By Gail Smith
Many times lately I’ve heard at Town and Village Board meetings that one thing Hoosick Community does well is come alongside her people in time of need. At a recent meeting where the Town and Village sat together for the first time (in maybe forever), someone suggested that we need to find out who we (Hoosick) are at our core, and pursue that.
I think it has become evident over the years who we are at our core, at least in part. We are a community of character, one who cares about her people, who rallies in the face of adversity, and bears one anothers’ burdens. It is unfortunate that walking out this part of our being typically means that someone in our midst is suffering greatly.
Last week, twenty-one year old Husson College student Stephen Colvin met an untimely death in a skiing accident. As a result, people we know and love are facing the pain and heartache of losing a young man who was deeply loved and cherished and rooted in their hearts, in our community and in the lives of anyone he touched.
This article is birthed from an e-mail that was forwarded to me from Carol MacDonald, Trustee for the Hoosick Cemetery. It included a photo of Stephen’s friends who had shoveled off his gravesite. In a conversation with her, Carol shared that she had the idea to ask them to help out so the family wouldn’t have to incur expenses to have the shoveling done. A phone call was placed to her co-worker Susan Burns, whose son Bradley was mentored by Steve when he started playing football. Almost immediately Brad called back to confirm that they would be happy to help.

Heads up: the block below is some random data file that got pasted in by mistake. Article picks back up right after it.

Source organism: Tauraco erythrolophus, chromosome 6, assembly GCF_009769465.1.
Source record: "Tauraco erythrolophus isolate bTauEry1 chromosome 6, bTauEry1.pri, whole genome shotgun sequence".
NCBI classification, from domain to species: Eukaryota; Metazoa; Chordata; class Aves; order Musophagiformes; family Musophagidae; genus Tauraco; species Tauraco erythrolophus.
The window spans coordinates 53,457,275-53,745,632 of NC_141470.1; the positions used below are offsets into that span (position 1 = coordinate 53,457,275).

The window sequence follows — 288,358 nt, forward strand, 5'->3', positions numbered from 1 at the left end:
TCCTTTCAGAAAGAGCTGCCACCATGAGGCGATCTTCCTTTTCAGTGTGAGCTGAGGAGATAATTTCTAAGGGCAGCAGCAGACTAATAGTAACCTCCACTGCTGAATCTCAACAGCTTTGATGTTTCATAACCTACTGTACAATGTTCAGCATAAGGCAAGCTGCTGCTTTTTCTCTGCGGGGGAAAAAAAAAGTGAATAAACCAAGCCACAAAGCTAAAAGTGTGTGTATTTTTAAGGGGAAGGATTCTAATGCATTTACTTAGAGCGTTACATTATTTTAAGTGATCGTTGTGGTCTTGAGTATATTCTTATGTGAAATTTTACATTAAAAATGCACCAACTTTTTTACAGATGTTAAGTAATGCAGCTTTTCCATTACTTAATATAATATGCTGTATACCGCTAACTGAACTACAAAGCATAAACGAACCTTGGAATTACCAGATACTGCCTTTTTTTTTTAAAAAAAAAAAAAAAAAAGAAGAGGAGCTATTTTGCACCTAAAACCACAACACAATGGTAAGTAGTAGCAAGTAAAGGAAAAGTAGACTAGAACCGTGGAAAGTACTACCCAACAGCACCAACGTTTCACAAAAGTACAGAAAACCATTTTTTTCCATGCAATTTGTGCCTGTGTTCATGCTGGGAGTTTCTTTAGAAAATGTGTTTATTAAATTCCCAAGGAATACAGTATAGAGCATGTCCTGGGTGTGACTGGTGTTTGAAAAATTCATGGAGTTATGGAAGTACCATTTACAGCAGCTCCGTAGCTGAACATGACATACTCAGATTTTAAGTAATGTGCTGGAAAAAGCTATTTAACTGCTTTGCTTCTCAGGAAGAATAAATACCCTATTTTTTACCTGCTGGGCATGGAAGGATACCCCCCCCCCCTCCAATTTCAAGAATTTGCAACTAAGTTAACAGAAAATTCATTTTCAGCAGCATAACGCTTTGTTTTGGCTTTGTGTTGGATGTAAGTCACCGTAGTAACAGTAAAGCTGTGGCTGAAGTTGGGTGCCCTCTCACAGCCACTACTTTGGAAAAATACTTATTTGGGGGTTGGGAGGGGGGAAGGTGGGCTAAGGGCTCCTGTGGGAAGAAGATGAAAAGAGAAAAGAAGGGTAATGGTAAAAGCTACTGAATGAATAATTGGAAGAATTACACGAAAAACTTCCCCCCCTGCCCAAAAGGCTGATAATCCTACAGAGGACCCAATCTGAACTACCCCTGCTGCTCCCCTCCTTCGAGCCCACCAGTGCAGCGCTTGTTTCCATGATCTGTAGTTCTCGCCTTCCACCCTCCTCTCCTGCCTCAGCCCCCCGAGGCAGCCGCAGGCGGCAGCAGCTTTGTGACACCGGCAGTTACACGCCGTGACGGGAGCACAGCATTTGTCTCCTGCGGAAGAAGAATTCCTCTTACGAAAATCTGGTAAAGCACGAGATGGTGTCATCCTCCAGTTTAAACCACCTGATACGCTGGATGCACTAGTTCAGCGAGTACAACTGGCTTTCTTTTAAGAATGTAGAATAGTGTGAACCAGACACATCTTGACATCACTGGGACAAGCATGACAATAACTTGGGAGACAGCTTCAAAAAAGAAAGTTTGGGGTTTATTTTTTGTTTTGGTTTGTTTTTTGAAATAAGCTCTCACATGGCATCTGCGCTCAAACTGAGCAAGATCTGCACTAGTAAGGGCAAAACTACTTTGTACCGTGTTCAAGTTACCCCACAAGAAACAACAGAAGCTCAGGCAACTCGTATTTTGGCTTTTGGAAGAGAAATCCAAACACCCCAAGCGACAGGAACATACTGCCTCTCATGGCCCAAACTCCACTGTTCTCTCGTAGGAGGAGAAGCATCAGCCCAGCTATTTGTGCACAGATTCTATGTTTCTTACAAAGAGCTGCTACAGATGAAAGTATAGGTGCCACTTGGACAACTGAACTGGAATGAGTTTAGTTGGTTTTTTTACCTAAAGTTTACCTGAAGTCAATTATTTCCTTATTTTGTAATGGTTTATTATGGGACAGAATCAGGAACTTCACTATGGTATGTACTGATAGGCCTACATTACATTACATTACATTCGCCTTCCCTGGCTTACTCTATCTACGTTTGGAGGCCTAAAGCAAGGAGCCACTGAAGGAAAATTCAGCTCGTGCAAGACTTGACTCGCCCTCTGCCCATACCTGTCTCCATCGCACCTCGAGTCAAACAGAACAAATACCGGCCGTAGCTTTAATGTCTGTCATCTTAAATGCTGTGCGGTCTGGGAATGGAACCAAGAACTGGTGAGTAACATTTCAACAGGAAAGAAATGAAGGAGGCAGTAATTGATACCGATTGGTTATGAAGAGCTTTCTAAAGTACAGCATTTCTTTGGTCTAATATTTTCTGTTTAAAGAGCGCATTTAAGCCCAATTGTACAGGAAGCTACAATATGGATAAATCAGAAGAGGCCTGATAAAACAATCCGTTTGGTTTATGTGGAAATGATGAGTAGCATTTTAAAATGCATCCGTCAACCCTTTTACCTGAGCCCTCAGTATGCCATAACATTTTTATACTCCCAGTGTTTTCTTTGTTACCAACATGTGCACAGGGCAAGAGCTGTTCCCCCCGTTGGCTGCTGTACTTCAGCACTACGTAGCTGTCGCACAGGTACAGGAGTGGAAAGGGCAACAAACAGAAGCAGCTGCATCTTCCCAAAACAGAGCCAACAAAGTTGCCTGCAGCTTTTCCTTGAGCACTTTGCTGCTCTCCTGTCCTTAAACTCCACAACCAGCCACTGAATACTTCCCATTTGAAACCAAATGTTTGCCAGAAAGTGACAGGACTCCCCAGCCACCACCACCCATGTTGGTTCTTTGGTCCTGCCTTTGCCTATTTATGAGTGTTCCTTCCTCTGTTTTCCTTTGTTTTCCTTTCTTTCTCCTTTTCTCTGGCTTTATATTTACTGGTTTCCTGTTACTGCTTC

At 11:00 the following morning, car after car pulled into the cemetery and out got almost 20 of Stephen’s friends with shovels in hand. Forty-five minutes later, the shoveling of the gravesite and paths to it from the roadway was done. They were grateful that Carol had thought of them and asked if she would take a picture. She was so inspired by this experience, that she wanted to share the story, and passed along the photo with a comment, “Another reason Hoosick is such an amazing community: This is the response I received when I asked if any of Stephen Colvin's teammates, classmates & friends could help clear snow from his gravesite today.”
These young adults arrived at Hoosick Cemetery with an eagerness to help, despite the pain and grief that was in their hearts. Though tearful at times, these were wonderful moments that they could spend together doing something useful and meaningful in their time of loss. As blessed as Carol was to have them shovel, they were doubly blessed to be able to do something to make a difference for their dear friend and his family. You know how that goes. One can feel so helpless at a time like this. This simple act made a huge statement about these boys’ character.
I called my cousin Shari Hand because I knew her home had been a gathering place for Steve’s friends after they learned of his passing. It was the natural thing for the Hands to do. Steve was like a son to them and like a brother to their sons. Opening their home and their hearts at a time when these “kids” needed to be together to talk, to laugh, to cry and share memories was critical. The Hands “rallied” as did many of you, but what I learned through further conversation with Shari about their oldest son Ryan and his friends brought tears to my eyes and confirmed that it was the character of these individuals that I needed to focus on here.
Ryan was a close friend, a classmate and teammate of Steve’s. Upon receiving the news of the accident, he determined that his friends would not hear about Steve’s passing through Twitter or Facebook, so he purposed in his heart to place personal phone calls to each of those who were out of town, then coordinated with other friends to help get them back home.